4 tips for choosing a GIC
1. Choose a term that fits with your investment goals
You can choose 6 months, 1 year, 2 years or up to 10 years.
2. Decide if you want to lock in your money
Is there a chance you will need your money early? Most GICs lock your money in for the term. You may have to pay a penalty for taking your money out early. With a redeemable or cashable GIC, there’s no penalty, but the interest rate will be lower.
3. Choose between a fixed or variable rate
Most GICs pay you a fixed interest rate for using your money for a certain amount of time. You know how much you’ll get back at the end of the termTerm The period of time that a contract covers. Also, the period of time that an investment pays a set rate of interest.+ read full definition.
IndexIndex A benchmark or yardstick that lets you measure the performance of a stock market, part of a stock market or a single investment. Examples: S&P/TSX, S&P/TSX Canadian Bond Index.+ read full definition-linked or market-linkedMarket-linked A guaranteed investment that works a bit like a stock as well. What you make is tied to the performance of an equity investment (such as stock or a stock market index). But you will not lose money if you hold the investment until it matures.+ read full definition GICs pay varying amounts of interest, based on how well the stock marketStock market The collection of markets and exchanges where stocks, bonds and other securities are issued or traded.+ read full definition (or a related index) is doing. You can’t predict how much interest you’ll receive when your GIC matures. If the stockStock An investment that gives you part ownership or shares in a company. Often provides voting rights in some business decisions.+ read full definition market or related index doesn’t do well, you may make less than a fixed-rate GIC – or nothing at all.
While index-linked or market-linked GICs protect your principalPrincipal The total amount of money that you invest, or the total amount of money you owe on a debt.+ read full definition investmentInvestment An item of value you buy to get income or to grow in value.+ read full definition, there is no guarantee you will make money. If the underlying index performs poorly, you may only receive your original investment amount at the end of the term – but inflationInflation A rise in the cost of goods and services over a set period of time. This means a dollar can buy fewer goods over time. In most cases, inflation is measured by the Consumer Price Index.+ read full definition will reduce the buying power of that money.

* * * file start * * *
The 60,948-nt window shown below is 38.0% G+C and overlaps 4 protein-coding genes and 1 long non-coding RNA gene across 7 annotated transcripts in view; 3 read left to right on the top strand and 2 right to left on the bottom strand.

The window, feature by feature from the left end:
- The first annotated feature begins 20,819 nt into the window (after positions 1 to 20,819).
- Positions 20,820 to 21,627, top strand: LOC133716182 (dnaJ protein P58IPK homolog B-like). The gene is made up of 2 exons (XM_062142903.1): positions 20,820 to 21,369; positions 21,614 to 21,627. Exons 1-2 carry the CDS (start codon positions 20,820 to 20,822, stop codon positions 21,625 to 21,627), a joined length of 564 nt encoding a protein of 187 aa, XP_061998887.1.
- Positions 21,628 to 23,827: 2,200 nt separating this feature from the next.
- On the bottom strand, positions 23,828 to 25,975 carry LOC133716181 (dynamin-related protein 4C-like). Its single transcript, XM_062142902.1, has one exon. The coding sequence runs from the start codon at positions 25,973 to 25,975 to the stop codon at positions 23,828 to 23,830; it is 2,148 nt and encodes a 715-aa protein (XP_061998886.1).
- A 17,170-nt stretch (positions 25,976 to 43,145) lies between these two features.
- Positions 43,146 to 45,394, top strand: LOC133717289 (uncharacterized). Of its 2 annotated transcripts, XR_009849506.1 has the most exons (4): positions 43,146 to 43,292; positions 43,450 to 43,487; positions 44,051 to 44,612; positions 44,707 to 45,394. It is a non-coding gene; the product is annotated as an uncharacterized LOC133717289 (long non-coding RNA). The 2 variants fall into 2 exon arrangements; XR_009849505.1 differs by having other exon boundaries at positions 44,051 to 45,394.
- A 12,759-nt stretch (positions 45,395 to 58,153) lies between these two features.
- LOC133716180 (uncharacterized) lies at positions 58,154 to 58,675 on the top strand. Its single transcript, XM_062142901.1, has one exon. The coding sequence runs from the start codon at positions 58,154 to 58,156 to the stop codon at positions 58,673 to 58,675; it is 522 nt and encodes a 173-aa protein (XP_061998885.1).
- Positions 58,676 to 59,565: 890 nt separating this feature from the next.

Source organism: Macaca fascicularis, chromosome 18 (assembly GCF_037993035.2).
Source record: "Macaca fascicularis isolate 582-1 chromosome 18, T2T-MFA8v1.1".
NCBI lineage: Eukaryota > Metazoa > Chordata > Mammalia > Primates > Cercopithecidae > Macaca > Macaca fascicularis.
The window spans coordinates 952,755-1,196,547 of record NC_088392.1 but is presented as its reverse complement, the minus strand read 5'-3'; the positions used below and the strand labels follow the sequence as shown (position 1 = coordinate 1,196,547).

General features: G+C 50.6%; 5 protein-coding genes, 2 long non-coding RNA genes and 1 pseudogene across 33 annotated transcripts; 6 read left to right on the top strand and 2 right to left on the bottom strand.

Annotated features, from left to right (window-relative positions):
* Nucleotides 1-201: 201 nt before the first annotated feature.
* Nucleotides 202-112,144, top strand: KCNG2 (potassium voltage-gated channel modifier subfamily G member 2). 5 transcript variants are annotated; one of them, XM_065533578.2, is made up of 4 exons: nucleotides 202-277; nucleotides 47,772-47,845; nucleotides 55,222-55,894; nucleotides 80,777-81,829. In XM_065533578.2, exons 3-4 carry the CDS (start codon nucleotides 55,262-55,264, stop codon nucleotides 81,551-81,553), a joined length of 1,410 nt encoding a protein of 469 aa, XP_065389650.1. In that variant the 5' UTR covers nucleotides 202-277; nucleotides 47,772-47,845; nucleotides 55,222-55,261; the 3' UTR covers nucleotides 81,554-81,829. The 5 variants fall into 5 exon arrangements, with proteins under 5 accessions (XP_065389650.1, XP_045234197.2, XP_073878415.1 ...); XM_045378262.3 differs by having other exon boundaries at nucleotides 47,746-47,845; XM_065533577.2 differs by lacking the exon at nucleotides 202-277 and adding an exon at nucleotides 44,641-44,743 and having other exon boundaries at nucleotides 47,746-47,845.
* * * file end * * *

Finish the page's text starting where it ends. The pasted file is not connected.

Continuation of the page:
The formulas financial institutions use to determine your final investment value may be complex, and the investment may be subject to a maximum return. For example, if a market-linked GIC advertises a maximum 9% return over a 3-year term, this really means an approximate maximum of only 3% per year (9%/3 years) – if the market performs well. These products can be complicated and can confuse investors that don’t take the time to understand them fully. Read and understand all of the information on this type of investment before making a decision.
4. Decide if you need regular income
To get regular income from GICs, you can do one of two things:
- Buy a GIC that makes regular interest payments – For example, buy a 5-year GIC that automatically pays you interest each month.
- Set up a GIC ladder – Buy GICs that matureMature When an investment such as a bond reaches its maturity date. On that date, you get your money back without any penalty. Any interest payments stop.+ read full definition at different times and pay interest on different dates. Example: With $5,000, you could put $1,000 into a 1-year GIC, $1,000 into a 2-year GIC and so on. That way you would have $1,000 of principal maturing every year for 5 years.
With index-linked or market-linked GICs, if the stock market or related index doesn’t do well, you may make less than a fixed-rate GIC – or nothing at all.
3 benefits of laddering your GICs
- More flexibility – You can set it up so you access your cash at different times.
- More choice – When each GIC matures, you choose if you want to reinvest it in another GIC. If you do, you can choose whatever term you want.
- Less risk – Interest rates go up and down. LadderingLaddering A way to invest where you spread your money across the same investment with different maturity dates. Example: With $5,000, you could put $1,000 into a 1-year GIC, $1,000 into a 2-year GIC and so on. That way you would have $1,000 of principal maturing every year for 5 years.+ read full definition can help reduce the effect of changing rates on your GIC investments.
4 quick steps to get started
- Choose a term that fits with your investment goals.
- Decide if you want to lock in your money.
- Choose a fixed or variable rate.
- Decide if you need regular payouts.
Use this calculator to see how even small amounts of money saved add up over time.